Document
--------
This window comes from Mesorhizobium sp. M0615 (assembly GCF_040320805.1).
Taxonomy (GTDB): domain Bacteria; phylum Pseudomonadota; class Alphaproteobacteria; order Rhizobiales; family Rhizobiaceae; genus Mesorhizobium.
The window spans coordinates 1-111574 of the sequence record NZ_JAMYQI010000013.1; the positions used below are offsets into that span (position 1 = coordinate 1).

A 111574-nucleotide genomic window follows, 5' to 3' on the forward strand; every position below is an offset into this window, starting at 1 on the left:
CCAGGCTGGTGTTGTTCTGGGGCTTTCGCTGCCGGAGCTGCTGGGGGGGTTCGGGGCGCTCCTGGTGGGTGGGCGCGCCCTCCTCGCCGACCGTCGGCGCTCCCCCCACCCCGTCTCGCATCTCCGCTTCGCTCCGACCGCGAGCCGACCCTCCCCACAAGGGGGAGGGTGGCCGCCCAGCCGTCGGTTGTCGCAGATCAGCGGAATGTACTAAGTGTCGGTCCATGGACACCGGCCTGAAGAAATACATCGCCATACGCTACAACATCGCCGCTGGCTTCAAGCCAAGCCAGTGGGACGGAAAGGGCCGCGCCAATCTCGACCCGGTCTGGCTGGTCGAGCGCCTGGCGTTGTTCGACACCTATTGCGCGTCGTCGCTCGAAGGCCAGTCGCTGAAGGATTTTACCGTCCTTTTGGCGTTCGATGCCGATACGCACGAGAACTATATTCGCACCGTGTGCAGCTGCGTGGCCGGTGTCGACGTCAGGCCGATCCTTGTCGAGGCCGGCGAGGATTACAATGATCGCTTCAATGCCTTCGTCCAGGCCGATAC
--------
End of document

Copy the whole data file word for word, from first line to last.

This window comes from Mesorhizobium sp. M0615 (assembly GCF_040320805.1).
Taxonomy (GTDB): domain Bacteria; phylum Pseudomonadota; class Alphaproteobacteria; order Rhizobiales; family Rhizobiaceae; genus Mesorhizobium.
The window spans coordinates 1-111574 of the sequence record NZ_JAMYQI010000013.1; the positions used below are offsets into that span (position 1 = coordinate 1).

A 111574-nucleotide genomic window follows, 5' to 3' on the forward strand; every position below is an offset into this window, starting at 1 on the left:
CCAGGCTGGTGTTGTTCTGGGGCTTTCGCTGCCGGAGCTGCTGGGGGGGTTCGGGGCGCTCCTGGTGGGTGGGCGCGCCCTCCTCGCCGACCGTCGGCGCTCCCCCCACCCCGTCTCGCATCTCCGCTTCGCTCCGACCGCGAGCCGACCCTCCCCACAAGGGGGAGGGTGGCCGCCCAGCCGTCGGTTGTCGCAGATCAGCGGAATGTACTAAGTGTCGGTCCATGGACACCGGCCTGAAGAAATACATCGCCATACGCTACAACATCGCCGCTGGCTTCAAGCCAAGCCAGTGGGACGGAAAGGGCCGCGCCAATCTCGACCCGGTCTGGCTGGTCGAGCGCCTGGCGTTGTTCGACACCTATTGCGCGTCGTCGCTCGAAGGCCAGTCGCTGAAGGATTTTACCGTCCTTTTGGCGTTCGATGCCGATACGCACGAGAACTATATTCGCACCGTGTGCAGCTGCGTGGCCGGTGTCGACGTCAGGCCGATCCTTGTCGAGGCCGGCGAGGATTACAATGATCGCTTCAATGCCTTCGTCCAGGCCGATAC